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Hollywood Lit Sales

July 18th, 2008

Ever wonder how much screenplays are being sold for? Or what type of stories are being sold at the moment? There used to be many great screenwriter resources where you could find all of this information for free. Not anymore.

Many of those screenwriting sites have gone to a paid subscriber format. It’s a harsh world and that’s a tough pill to swallow for many struggling writers. But you shouldn’t really worry as there is still one free script sales archive available online – Hollywood Lit Sales. This isn’t the greatest site in the world, but it’s free. Here you can go through their sales archive and look at every script sold as reported by The Hollywood Reporter and Variety. Does that mean they list every script sold? No. Just the ones reported in the Hollywood trades.

The good news is that the sales archive is searchable. You can filter your script sales search by parameters such as agent, agency, writer’s name, date, buyer, producer, etc. You can even search by writer’s first sale, which is especially useful for fledgling screenwriters interested in seeing how much their stories are worth.

In addition to the script sales archive, there is also a free Story Database that lets producers or whoever search for a type of story. Will you or your story be discovered by a producer and bought through this service? Highly inconceivable but stranger things can happen. The Moose, personally, would not submit to this database as almost any producer who is capable of greenlighting a film or buying your script has a giant stack of scripts that they need to read from established writers. I doubt that they would spend their free time trolling through a free database that anyone can submit when they could be spending time with their kids.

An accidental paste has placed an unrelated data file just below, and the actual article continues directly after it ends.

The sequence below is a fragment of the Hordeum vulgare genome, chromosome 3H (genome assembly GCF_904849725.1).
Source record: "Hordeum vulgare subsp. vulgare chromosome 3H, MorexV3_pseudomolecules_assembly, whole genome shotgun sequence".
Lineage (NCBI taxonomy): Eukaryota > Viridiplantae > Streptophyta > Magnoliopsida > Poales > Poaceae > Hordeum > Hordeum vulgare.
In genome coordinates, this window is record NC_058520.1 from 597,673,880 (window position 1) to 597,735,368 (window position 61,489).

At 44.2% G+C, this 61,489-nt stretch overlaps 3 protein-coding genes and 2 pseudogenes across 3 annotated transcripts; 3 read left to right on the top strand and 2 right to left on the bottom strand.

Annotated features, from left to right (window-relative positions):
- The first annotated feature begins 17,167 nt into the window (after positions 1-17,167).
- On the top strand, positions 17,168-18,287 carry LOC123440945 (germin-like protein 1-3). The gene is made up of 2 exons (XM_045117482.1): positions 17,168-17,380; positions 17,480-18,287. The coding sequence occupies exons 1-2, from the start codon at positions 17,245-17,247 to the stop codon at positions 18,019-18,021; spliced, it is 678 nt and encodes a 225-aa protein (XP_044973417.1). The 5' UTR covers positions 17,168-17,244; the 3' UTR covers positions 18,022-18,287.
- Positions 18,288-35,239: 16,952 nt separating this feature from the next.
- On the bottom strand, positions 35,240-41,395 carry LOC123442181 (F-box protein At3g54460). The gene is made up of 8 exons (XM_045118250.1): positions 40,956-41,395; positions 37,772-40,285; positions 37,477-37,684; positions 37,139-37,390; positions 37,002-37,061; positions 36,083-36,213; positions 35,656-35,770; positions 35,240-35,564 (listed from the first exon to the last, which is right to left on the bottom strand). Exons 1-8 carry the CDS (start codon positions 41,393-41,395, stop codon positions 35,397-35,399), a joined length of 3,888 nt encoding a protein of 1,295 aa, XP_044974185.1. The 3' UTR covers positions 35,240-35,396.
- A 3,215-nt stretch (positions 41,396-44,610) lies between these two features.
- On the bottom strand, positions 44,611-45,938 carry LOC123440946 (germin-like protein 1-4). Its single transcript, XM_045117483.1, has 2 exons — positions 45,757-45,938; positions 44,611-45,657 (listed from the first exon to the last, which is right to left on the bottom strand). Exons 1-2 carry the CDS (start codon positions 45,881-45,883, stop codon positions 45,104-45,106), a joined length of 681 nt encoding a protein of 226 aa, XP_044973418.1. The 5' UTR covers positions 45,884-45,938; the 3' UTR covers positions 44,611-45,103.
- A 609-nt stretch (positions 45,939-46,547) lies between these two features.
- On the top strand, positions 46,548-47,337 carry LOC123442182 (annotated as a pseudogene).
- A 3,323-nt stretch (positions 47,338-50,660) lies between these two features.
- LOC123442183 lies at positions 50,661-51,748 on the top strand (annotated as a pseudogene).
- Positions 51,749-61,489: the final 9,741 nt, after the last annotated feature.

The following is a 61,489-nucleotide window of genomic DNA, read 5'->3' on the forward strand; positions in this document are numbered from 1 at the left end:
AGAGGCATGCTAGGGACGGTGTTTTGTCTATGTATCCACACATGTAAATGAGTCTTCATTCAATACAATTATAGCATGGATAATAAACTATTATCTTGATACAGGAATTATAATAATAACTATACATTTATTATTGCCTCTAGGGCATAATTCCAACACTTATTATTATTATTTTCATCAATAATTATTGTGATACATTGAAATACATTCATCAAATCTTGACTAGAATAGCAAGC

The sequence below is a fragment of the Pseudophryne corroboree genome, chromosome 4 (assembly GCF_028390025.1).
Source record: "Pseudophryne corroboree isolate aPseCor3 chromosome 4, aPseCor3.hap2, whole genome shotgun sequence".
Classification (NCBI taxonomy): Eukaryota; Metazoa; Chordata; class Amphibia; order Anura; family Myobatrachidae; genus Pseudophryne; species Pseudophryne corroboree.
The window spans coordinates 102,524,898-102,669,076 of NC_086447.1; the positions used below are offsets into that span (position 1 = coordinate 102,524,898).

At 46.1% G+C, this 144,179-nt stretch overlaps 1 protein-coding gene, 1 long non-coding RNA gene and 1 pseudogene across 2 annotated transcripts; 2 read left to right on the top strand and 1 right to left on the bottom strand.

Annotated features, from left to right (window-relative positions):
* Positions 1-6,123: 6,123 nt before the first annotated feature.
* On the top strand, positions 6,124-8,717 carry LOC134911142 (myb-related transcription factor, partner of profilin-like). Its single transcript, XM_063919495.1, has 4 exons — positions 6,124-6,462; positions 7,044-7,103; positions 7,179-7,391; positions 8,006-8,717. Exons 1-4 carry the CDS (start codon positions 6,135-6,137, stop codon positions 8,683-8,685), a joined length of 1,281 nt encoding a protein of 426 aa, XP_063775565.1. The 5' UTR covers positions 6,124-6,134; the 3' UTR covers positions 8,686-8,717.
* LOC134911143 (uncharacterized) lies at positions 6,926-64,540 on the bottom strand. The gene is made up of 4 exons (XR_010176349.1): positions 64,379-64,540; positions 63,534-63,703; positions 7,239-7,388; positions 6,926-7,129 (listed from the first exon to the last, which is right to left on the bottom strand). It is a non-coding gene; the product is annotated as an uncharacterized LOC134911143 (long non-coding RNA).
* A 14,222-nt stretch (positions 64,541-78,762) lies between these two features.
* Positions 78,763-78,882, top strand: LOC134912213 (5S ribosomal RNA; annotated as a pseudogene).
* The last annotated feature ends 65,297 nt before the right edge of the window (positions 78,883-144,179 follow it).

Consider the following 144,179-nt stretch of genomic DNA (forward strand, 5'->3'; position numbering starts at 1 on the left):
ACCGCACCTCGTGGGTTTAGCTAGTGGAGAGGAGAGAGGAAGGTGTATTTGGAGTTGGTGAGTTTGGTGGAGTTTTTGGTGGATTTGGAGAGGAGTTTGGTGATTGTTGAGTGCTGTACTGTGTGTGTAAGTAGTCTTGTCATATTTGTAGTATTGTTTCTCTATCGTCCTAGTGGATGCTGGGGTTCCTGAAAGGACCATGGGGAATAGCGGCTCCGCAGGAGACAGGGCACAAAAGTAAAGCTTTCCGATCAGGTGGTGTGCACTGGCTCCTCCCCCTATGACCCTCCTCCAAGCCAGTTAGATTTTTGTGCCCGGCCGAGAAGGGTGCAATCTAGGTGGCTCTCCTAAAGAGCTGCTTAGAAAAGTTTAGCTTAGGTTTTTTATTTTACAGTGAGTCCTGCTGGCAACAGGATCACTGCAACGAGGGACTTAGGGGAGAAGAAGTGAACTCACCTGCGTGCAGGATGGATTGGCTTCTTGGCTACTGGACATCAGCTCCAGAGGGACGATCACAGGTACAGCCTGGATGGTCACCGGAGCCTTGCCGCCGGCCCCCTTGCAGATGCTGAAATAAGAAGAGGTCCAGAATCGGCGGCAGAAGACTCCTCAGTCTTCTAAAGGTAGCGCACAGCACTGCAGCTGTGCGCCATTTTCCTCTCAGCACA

Hollywood Lit Sales also has many other features such as a advice forum and a coverage service. Not really useful, but they are providing you with a service for free. Why not get your script covered by them and subsidize their site? If the coverage is useful, then all the better.

In actuality, the only other useful feature on this site other than the searchable script sales archive is their Hollywood Address Book and their Examples page. The Hollywood Lit Sales Address Book is essentially a bare bones version of the Hollywood Creative Directory. It lists agencies, management companies, production companies, entertainment law firms and guilds. Their Examples page gives examples for a basic screenwriting page, a bad query letter, a good query letter and the script title page. All in all, this site is a decent resource for screenwriters if you just ignore the lame advice they try to give.

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